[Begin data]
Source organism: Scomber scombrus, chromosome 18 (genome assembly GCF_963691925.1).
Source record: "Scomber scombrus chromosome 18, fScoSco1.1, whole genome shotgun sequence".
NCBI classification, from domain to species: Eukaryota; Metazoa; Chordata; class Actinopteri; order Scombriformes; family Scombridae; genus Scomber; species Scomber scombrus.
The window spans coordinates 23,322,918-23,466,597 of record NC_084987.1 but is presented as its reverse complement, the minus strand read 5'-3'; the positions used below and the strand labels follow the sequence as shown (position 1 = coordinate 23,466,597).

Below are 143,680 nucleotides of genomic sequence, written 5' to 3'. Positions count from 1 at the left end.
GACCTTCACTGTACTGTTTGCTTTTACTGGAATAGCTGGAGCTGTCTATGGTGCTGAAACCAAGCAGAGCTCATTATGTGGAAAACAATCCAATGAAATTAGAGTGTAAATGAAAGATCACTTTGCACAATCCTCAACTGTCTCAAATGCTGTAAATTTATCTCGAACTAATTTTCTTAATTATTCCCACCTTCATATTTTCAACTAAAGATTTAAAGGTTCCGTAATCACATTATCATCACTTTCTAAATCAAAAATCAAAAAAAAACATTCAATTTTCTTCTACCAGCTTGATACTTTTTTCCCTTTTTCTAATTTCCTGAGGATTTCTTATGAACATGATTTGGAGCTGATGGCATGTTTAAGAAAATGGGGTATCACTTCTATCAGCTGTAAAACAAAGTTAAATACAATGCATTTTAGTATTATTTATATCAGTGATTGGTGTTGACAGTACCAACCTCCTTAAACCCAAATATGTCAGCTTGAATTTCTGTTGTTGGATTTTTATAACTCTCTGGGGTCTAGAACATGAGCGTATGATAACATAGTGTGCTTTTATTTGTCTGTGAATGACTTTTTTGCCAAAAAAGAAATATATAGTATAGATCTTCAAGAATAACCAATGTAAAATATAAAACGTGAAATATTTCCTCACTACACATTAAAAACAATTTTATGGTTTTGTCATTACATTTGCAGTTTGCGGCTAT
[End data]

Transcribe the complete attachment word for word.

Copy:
Source organism: Scomber scombrus, chromosome 18 (genome assembly GCF_963691925.1).
Source record: "Scomber scombrus chromosome 18, fScoSco1.1, whole genome shotgun sequence".
NCBI classification, from domain to species: Eukaryota; Metazoa; Chordata; class Actinopteri; order Scombriformes; family Scombridae; genus Scomber; species Scomber scombrus.
The window spans coordinates 23,322,918-23,466,597 of record NC_084987.1 but is presented as its reverse complement, the minus strand read 5'-3'; the positions used below and the strand labels follow the sequence as shown (position 1 = coordinate 23,466,597).

Below are 143,680 nucleotides of genomic sequence, written 5' to 3'. Positions count from 1 at the left end.
GACCTTCACTGTACTGTTTGCTTTTACTGGAATAGCTGGAGCTGTCTATGGTGCTGAAACCAAGCAGAGCTCATTATGTGGAAAACAATCCAATGAAATTAGAGTGTAAATGAAAGATCACTTTGCACAATCCTCAACTGTCTCAAATGCTGTAAATTTATCTCGAACTAATTTTCTTAATTATTCCCACCTTCATATTTTCAACTAAAGATTTAAAGGTTCCGTAATCACATTATCATCACTTTCTAAATCAAAAATCAAAAAAAAACATTCAATTTTCTTCTACCAGCTTGATACTTTTTTCCCTTTTTCTAATTTCCTGAGGATTTCTTATGAACATGATTTGGAGCTGATGGCATGTTTAAGAAAATGGGGTATCACTTCTATCAGCTGTAAAACAAAGTTAAATACAATGCATTTTAGTATTATTTATATCAGTGATTGGTGTTGACAGTACCAACCTCCTTAAACCCAAATATGTCAGCTTGAATTTCTGTTGTTGGATTTTTATAACTCTCTGGGGTCTAGAACATGAGCGTATGATAACATAGTGTGCTTTTATTTGTCTGTGAATGACTTTTTTGCCAAAAAAGAAATATATAGTATAGATCTTCAAGAATAACCAATGTAAAATATAAAACGTGAAATATTTCCTCACTACACATTAAAAACAATTTTATGGTTTTGTCATTACATTTGCAGTTTGCGGCTAT